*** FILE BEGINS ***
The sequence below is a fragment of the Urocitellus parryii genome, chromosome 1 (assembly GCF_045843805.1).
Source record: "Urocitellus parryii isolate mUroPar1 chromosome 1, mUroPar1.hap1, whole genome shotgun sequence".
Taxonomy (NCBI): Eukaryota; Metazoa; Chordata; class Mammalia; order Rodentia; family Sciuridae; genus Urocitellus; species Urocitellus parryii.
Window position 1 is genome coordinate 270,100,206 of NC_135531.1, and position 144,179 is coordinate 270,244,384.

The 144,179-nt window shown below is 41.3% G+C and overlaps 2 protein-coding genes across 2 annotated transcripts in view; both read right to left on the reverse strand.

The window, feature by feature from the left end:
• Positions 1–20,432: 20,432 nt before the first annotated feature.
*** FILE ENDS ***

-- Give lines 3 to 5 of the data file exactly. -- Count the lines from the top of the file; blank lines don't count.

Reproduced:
Taxonomy (NCBI): Eukaryota; Metazoa; Chordata; class Mammalia; order Rodentia; family Sciuridae; genus Urocitellus; species Urocitellus parryii.
Window position 1 is genome coordinate 270,100,206 of NC_135531.1, and position 144,179 is coordinate 270,244,384.

The 144,179-nt window shown below is 41.3% G+C and overlaps 2 protein-coding genes across 2 annotated transcripts in view; both read right to left on the reverse strand.